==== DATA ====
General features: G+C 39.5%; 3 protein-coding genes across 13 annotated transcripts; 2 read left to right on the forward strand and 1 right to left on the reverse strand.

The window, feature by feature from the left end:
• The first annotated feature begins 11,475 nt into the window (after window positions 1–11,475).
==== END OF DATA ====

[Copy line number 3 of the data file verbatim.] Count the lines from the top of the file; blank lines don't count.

• The first annotated feature begins 11,475 nt into the window (after window positions 1–11,475).